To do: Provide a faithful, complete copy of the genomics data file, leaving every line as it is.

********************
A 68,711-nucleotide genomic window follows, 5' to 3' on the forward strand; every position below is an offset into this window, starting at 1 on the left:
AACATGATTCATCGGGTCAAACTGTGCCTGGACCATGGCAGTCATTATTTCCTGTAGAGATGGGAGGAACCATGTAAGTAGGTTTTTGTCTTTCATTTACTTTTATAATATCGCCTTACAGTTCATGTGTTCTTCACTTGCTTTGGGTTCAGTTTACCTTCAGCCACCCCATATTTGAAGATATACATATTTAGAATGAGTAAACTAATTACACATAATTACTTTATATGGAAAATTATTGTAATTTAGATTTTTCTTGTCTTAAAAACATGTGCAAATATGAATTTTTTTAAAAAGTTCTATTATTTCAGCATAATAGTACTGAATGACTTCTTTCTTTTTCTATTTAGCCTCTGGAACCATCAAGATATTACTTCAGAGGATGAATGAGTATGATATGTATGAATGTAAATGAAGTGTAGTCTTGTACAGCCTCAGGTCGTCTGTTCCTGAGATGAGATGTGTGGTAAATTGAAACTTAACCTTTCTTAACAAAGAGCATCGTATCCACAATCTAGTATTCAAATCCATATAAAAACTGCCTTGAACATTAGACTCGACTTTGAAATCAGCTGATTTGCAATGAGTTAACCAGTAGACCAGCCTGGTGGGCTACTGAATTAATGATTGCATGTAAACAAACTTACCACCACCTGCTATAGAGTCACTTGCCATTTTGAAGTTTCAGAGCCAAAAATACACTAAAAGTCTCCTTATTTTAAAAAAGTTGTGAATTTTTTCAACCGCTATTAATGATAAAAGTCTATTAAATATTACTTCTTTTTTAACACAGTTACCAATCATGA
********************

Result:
A 68,711-nucleotide genomic window follows, 5' to 3' on the forward strand; every position below is an offset into this window, starting at 1 on the left:
AACATGATTCATCGGGTCAAACTGTGCCTGGACCATGGCAGTCATTATTTCCTGTAGAGATGGGAGGAACCATGTAAGTAGGTTTTTGTCTTTCATTTACTTTTATAATATCGCCTTACAGTTCATGTGTTCTTCACTTGCTTTGGGTTCAGTTTACCTTCAGCCACCCCATATTTGAAGATATACATATTTAGAATGAGTAAACTAATTACACATAATTACTTTATATGGAAAATTATTGTAATTTAGATTTTTCTTGTCTTAAAAACATGTGCAAATATGAATTTTTTTAAAAAGTTCTATTATTTCAGCATAATAGTACTGAATGACTTCTTTCTTTTTCTATTTAGCCTCTGGAACCATCAAGATATTACTTCAGAGGATGAATGAGTATGATATGTATGAATGTAAATGAAGTGTAGTCTTGTACAGCCTCAGGTCGTCTGTTCCTGAGATGAGATGTGTGGTAAATTGAAACTTAACCTTTCTTAACAAAGAGCATCGTATCCACAATCTAGTATTCAAATCCATATAAAAACTGCCTTGAACATTAGACTCGACTTTGAAATCAGCTGATTTGCAATGAGTTAACCAGTAGACCAGCCTGGTGGGCTACTGAATTAATGATTGCATGTAAACAAACTTACCACCACCTGCTATAGAGTCACTTGCCATTTTGAAGTTTCAGAGCCAAAAATACACTAAAAGTCTCCTTATTTTAAAAAAGTTGTGAATTTTTTCAACCGCTATTAATGATAAAAGTCTATTAAATATTACTTCTTTTTTAACACAGTTACCAATCATGA